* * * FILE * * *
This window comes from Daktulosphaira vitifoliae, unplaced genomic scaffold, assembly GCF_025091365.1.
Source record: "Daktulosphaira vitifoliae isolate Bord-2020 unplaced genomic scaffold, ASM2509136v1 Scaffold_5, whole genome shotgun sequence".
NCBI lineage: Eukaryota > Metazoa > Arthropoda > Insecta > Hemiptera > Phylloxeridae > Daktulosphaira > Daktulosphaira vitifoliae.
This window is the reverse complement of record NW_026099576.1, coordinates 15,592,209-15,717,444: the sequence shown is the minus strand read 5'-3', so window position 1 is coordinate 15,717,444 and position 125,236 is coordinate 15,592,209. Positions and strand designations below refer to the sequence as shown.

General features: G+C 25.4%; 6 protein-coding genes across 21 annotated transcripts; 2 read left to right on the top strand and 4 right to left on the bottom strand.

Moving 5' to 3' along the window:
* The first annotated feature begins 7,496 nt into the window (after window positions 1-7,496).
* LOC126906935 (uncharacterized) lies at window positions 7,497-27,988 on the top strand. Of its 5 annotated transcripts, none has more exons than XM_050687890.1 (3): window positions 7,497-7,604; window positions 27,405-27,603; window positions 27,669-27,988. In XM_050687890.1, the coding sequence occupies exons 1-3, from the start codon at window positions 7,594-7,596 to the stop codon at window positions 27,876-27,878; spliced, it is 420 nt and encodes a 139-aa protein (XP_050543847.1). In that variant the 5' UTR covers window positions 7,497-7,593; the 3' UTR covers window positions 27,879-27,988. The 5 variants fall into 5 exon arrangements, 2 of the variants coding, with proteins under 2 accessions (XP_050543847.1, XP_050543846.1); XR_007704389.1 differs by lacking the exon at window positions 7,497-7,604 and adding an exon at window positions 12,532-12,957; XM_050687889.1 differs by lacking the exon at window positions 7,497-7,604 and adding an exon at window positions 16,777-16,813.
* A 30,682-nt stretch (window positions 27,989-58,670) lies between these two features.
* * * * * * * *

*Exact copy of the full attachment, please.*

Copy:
This window comes from Daktulosphaira vitifoliae, unplaced genomic scaffold, assembly GCF_025091365.1.
Source record: "Daktulosphaira vitifoliae isolate Bord-2020 unplaced genomic scaffold, ASM2509136v1 Scaffold_5, whole genome shotgun sequence".
NCBI lineage: Eukaryota > Metazoa > Arthropoda > Insecta > Hemiptera > Phylloxeridae > Daktulosphaira > Daktulosphaira vitifoliae.
This window is the reverse complement of record NW_026099576.1, coordinates 15,592,209-15,717,444: the sequence shown is the minus strand read 5'-3', so window position 1 is coordinate 15,717,444 and position 125,236 is coordinate 15,592,209. Positions and strand designations below refer to the sequence as shown.

General features: G+C 25.4%; 6 protein-coding genes across 21 annotated transcripts; 2 read left to right on the top strand and 4 right to left on the bottom strand.

Moving 5' to 3' along the window:
* The first annotated feature begins 7,496 nt into the window (after window positions 1-7,496).
* LOC126906935 (uncharacterized) lies at window positions 7,497-27,988 on the top strand. Of its 5 annotated transcripts, none has more exons than XM_050687890.1 (3): window positions 7,497-7,604; window positions 27,405-27,603; window positions 27,669-27,988. In XM_050687890.1, the coding sequence occupies exons 1-3, from the start codon at window positions 7,594-7,596 to the stop codon at window positions 27,876-27,878; spliced, it is 420 nt and encodes a 139-aa protein (XP_050543847.1). In that variant the 5' UTR covers window positions 7,497-7,593; the 3' UTR covers window positions 27,879-27,988. The 5 variants fall into 5 exon arrangements, 2 of the variants coding, with proteins under 2 accessions (XP_050543847.1, XP_050543846.1); XR_007704389.1 differs by lacking the exon at window positions 7,497-7,604 and adding an exon at window positions 12,532-12,957; XM_050687889.1 differs by lacking the exon at window positions 7,497-7,604 and adding an exon at window positions 16,777-16,813.
* A 30,682-nt stretch (window positions 27,989-58,670) lies between these two features.